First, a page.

Why is Michele Bachmann quickly becoming a serious presidential contender? The quote of the day (so far!) will enlighten the befuddled. Today's pick is from Jeffrey Bell's forthcoming book, “The Case for Polarized Politics: Why America Needs Social Conservatism.” If you read my weekly newsletter, you know that Jeffrey Bell's “Populism and Elitism” is my guide to American politics. Needless to say, I can't wait for Bell's next book. (Or all the other great titles featured in Encounter Books's Fall-Winter 2012 catalog) Here's the quote:

"... [T]he road to the next cycle of Republican success might be a more ideologically comprehensive and radical one, the road of Reagan rather than of Nixon or the Bushes. In a context of increased political polarization, [the] emergence of a more integrated and consistent Republican agenda, far more militant on economic and social issues, would be no great surprise—particularly in the wake of the analogous Democratic transition from the strategically eclectic, tactically nimble 'triangulation' of Bill Clinton to the ideologically consistent left agenda of post-Clinton candidates like Howard Dean and Barack Obama."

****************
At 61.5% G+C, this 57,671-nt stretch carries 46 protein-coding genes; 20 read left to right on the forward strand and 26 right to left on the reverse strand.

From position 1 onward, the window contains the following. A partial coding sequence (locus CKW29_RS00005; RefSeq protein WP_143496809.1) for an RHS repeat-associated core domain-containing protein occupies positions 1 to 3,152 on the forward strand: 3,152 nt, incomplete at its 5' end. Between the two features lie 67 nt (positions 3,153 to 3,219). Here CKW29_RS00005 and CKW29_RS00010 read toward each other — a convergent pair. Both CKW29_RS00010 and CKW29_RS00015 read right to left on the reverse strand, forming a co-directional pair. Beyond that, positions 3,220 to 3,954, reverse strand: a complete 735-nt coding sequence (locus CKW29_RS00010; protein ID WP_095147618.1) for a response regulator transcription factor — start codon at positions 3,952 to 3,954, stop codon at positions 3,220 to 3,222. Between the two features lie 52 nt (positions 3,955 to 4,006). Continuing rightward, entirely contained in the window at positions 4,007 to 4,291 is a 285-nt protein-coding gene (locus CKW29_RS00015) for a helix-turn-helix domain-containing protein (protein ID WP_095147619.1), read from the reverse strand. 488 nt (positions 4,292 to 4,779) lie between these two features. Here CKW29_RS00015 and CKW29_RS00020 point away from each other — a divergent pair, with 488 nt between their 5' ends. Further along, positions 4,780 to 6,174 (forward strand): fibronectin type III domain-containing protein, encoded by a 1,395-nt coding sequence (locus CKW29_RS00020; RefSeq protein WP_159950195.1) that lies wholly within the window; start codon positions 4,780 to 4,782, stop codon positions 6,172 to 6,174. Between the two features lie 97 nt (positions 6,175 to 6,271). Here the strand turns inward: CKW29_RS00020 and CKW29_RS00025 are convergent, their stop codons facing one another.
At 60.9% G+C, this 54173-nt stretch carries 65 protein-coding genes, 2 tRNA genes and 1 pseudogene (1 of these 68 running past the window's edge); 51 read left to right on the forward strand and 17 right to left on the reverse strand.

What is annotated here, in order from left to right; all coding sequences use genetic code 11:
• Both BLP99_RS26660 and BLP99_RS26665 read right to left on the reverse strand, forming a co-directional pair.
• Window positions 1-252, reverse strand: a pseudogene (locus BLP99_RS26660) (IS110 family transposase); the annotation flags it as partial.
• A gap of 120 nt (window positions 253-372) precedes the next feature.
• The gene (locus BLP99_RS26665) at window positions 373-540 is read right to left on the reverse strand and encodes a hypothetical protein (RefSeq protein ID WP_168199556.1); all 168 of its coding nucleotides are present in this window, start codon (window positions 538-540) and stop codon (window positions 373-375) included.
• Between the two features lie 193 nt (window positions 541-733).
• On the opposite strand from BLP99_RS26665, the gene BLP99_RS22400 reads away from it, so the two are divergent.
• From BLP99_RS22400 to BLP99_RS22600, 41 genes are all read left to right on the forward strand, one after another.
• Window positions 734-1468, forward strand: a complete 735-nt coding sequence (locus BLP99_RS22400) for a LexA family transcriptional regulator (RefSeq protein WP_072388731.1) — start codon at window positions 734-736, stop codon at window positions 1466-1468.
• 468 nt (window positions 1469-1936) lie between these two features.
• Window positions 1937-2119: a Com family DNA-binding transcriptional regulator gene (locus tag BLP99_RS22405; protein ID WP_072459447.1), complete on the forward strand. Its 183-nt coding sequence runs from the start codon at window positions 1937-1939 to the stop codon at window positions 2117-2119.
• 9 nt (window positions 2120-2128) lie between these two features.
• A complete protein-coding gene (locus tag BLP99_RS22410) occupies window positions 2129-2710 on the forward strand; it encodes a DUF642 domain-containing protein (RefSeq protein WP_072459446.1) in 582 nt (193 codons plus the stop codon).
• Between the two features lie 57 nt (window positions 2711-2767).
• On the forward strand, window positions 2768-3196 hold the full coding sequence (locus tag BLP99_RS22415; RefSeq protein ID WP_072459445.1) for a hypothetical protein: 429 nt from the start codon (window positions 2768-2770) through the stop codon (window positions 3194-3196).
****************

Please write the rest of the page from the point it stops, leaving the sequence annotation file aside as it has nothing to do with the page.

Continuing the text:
If Bell is right, then Washington's conventional understanding of the Republican party is way off the mark. Since President Obama's election, conventional opinion has held that the GOP will have to "moderate" if it wants to win. The opposite has happened, of course: The GOP has become more ideological on economic issues. And 2010 was one of the Republican Party's best cycles in decades.

The press may fawn over candidates like Jon Huntsman. Mitt Romney may be the frontrunner for the Republican nomination. But grassroots Republicans are looking for a committed conservative populist with the potential to appeal to independents, which is why the spotlight is on Michele Bachmann.